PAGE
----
Thursday, February 29, 2024

Supporters of California’s new city woo voters, woo critics

The company, backed by Silicon Valley billionaires, has secretly acquired more than $800 million worth of rural land for a new walkable, affordable, and green city between San Francisco and Sacramento. It is now up to the voters to accept the idea.

Jan Sramek, the former Goldman Sachs trader, led the effort. His California Forever company needs approval from Solano County voters to bypass protections put in place in 1984 to prevent agricultural land from becoming urban space.

Last week, he unveiled ballot language that would provide a more detailed look at the community he envisions and his billionaire backers, such as philanthropist Laurene Powell Jobs, LinkedIn co-founder Reid Hoffman, and venture capitalist Marc Andreessen. If the group gets 13,000 signatures from Solano County voters, the measure will go to the voters this November.

They envision 20,000 homes for 50,000 residents between Travis Air Force Base and the small town of Rio Vista, with rowhouses and apartments within walking distance of jobs, schools, bars, restaurants, and grocery stores. Eventually, the city can grow to 400,000 people, the group says, but only if it can create at least 15,000 jobs that pay above-average wages.

Since being created in 2017, California Forever has purchased over 78 square miles of farmland in Solano County. The plan calls for $400 million to help Solano County residents buy homes in the proposed community.

Sramek made his pitch in a series of town hall-style forums in December around the county, but the new wave of transparency hasn’t silenced critics who have been skeptical of the project since the mysterious land purchases began years ago. has passed.

“It’s a pipe dream,” said Democratic US Rep. John Garamendi, who is angry with those who support their secrecy about the property near the US Air Force base.

He said the proposed development, which he also announced, makes no sense “in the middle of areas surrounded by wind farms, gas fields, endangered species, no water, no There’s no sanitation system and no road system any more than a highway system.”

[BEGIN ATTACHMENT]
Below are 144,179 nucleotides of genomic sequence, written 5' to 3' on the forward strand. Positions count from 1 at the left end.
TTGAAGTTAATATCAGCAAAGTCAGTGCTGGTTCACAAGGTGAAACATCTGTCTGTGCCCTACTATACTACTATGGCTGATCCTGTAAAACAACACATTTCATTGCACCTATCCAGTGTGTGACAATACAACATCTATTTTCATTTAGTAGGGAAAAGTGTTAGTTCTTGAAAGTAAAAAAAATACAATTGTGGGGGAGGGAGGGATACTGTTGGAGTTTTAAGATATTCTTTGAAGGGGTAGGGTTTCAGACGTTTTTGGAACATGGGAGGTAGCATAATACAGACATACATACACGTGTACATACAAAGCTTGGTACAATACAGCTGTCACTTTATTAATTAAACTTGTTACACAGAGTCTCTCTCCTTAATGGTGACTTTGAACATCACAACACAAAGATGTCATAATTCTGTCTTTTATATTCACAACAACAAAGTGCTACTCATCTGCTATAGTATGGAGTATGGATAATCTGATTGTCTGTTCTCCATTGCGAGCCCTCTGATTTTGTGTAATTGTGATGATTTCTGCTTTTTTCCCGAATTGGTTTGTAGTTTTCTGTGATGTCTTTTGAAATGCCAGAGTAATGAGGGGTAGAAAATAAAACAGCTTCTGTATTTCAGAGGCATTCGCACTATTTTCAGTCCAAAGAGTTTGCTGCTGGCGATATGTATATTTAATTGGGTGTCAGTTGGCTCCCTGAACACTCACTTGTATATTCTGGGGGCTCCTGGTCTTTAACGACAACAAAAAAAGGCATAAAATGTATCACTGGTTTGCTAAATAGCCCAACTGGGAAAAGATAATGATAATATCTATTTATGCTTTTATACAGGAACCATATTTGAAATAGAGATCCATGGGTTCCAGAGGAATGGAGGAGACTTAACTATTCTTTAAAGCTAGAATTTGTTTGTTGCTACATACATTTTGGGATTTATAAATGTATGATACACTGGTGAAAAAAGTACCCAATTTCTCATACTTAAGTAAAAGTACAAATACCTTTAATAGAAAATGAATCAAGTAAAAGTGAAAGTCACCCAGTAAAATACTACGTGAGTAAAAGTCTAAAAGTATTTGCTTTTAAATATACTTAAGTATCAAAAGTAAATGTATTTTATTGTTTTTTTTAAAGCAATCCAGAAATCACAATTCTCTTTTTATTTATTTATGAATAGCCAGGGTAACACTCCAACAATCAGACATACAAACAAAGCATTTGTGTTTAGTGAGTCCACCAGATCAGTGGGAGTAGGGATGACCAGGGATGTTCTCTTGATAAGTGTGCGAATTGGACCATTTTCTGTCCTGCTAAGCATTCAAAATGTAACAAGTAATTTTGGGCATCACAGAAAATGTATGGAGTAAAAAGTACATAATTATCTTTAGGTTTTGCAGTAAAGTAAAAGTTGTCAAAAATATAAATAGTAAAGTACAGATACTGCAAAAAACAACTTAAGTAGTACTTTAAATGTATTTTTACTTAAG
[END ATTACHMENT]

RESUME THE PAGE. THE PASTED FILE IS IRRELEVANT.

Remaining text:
Beyond its agricultural use, the land targeted by California Forever is in the heart of the Sacramento-San Joaquin River Delta, a sensitive estuary that is home to many fish and wildlife species. The Delta is also the center of California’s surplus water supply system. Critics of the project worry that adding more development will further damage the already threatened ecosystem.

But backers of the project say Solano County is a good location to build in a region desperate for more housing, especially affordable housing for teachers, firefighters, police, and others. municipal workers who run a town.

Solano County is an attractive location for military contractors, agricultural technology companies, and construction technology companies looking to innovate, said Gabriel Metcalf, head of planning for California Forever.

Metcalf said if “we can give companies a path to growth, we think we can get some big employers to create jobs here that would otherwise go out of state, to places like Texas.”

PictureFile: In this aerial photo is a farm in rural Solano County, California, on August 30, 2023. The people behind a secretive Silicon Valley-backed ballot initiative to build a new farm city between Sacramento and San Francisco are releasing more details on their plan as they submit papers by Wednesday, January 17, 2024, to be eligible for the November election.

World Nation News Desk
World Nation News Desk
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